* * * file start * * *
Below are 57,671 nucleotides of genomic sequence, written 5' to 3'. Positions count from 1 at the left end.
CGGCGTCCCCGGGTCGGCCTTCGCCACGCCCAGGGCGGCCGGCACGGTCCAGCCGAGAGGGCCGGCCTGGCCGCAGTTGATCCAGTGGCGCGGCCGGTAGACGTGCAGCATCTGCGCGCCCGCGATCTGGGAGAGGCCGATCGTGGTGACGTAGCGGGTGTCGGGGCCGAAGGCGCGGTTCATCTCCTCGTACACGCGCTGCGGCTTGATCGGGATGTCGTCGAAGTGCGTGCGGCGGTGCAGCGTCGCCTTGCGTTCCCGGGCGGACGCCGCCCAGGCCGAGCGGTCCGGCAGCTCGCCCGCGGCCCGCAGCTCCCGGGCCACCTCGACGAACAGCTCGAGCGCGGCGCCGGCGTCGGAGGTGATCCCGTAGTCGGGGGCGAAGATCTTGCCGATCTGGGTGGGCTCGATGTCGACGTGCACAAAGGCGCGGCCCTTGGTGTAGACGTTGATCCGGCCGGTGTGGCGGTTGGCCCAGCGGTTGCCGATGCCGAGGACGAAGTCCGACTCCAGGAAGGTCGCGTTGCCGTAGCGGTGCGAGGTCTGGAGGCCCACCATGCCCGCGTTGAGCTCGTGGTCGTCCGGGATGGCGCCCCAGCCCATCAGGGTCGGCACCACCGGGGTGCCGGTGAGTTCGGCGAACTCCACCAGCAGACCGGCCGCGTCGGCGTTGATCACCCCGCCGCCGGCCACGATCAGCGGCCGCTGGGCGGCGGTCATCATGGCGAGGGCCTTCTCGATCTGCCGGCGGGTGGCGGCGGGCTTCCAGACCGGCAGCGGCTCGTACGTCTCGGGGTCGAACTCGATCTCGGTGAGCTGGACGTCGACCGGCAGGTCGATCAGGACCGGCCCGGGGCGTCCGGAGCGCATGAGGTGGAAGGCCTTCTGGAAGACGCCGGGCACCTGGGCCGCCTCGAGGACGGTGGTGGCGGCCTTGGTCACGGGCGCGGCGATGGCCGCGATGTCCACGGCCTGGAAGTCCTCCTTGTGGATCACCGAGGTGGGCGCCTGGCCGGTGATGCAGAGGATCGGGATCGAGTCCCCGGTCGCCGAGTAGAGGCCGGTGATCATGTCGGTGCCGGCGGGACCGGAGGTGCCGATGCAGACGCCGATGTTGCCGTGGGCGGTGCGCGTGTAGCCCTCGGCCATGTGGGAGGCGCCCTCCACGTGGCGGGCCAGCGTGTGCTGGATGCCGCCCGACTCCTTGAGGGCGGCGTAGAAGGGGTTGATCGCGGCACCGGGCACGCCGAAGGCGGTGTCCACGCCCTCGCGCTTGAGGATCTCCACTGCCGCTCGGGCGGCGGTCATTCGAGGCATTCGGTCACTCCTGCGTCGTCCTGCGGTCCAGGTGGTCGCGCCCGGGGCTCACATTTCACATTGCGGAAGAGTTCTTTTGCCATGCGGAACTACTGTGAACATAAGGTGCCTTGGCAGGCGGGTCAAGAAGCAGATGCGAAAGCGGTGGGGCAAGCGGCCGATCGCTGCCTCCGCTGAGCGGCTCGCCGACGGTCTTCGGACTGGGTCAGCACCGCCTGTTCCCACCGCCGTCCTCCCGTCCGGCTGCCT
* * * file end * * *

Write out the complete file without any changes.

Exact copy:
Below are 57,671 nucleotides of genomic sequence, written 5' to 3'. Positions count from 1 at the left end.
CGGCGTCCCCGGGTCGGCCTTCGCCACGCCCAGGGCGGCCGGCACGGTCCAGCCGAGAGGGCCGGCCTGGCCGCAGTTGATCCAGTGGCGCGGCCGGTAGACGTGCAGCATCTGCGCGCCCGCGATCTGGGAGAGGCCGATCGTGGTGACGTAGCGGGTGTCGGGGCCGAAGGCGCGGTTCATCTCCTCGTACACGCGCTGCGGCTTGATCGGGATGTCGTCGAAGTGCGTGCGGCGGTGCAGCGTCGCCTTGCGTTCCCGGGCGGACGCCGCCCAGGCCGAGCGGTCCGGCAGCTCGCCCGCGGCCCGCAGCTCCCGGGCCACCTCGACGAACAGCTCGAGCGCGGCGCCGGCGTCGGAGGTGATCCCGTAGTCGGGGGCGAAGATCTTGCCGATCTGGGTGGGCTCGATGTCGACGTGCACAAAGGCGCGGCCCTTGGTGTAGACGTTGATCCGGCCGGTGTGGCGGTTGGCCCAGCGGTTGCCGATGCCGAGGACGAAGTCCGACTCCAGGAAGGTCGCGTTGCCGTAGCGGTGCGAGGTCTGGAGGCCCACCATGCCCGCGTTGAGCTCGTGGTCGTCCGGGATGGCGCCCCAGCCCATCAGGGTCGGCACCACCGGGGTGCCGGTGAGTTCGGCGAACTCCACCAGCAGACCGGCCGCGTCGGCGTTGATCACCCCGCCGCCGGCCACGATCAGCGGCCGCTGGGCGGCGGTCATCATGGCGAGGGCCTTCTCGATCTGCCGGCGGGTGGCGGCGGGCTTCCAGACCGGCAGCGGCTCGTACGTCTCGGGGTCGAACTCGATCTCGGTGAGCTGGACGTCGACCGGCAGGTCGATCAGGACCGGCCCGGGGCGTCCGGAGCGCATGAGGTGGAAGGCCTTCTGGAAGACGCCGGGCACCTGGGCCGCCTCGAGGACGGTGGTGGCGGCCTTGGTCACGGGCGCGGCGATGGCCGCGATGTCCACGGCCTGGAAGTCCTCCTTGTGGATCACCGAGGTGGGCGCCTGGCCGGTGATGCAGAGGATCGGGATCGAGTCCCCGGTCGCCGAGTAGAGGCCGGTGATCATGTCGGTGCCGGCGGGACCGGAGGTGCCGATGCAGACGCCGATGTTGCCGTGGGCGGTGCGCGTGTAGCCCTCGGCCATGTGGGAGGCGCCCTCCACGTGGCGGGCCAGCGTGTGCTGGATGCCGCCCGACTCCTTGAGGGCGGCGTAGAAGGGGTTGATCGCGGCACCGGGCACGCCGAAGGCGGTGTCCACGCCCTCGCGCTTGAGGATCTCCACTGCCGCTCGGGCGGCGGTCATTCGAGGCATTCGGTCACTCCTGCGTCGTCCTGCGGTCCAGGTGGTCGCGCCCGGGGCTCACATTTCACATTGCGGAAGAGTTCTTTTGCCATGCGGAACTACTGTGAACATAAGGTGCCTTGGCAGGCGGGTCAAGAAGCAGATGCGAAAGCGGTGGGGCAAGCGGCCGATCGCTGCCTCCGCTGAGCGGCTCGCCGACGGTCTTCGGACTGGGTCAGCACCGCCTGTTCCCACCGCCGTCCTCCCGTCCGGCTGCCT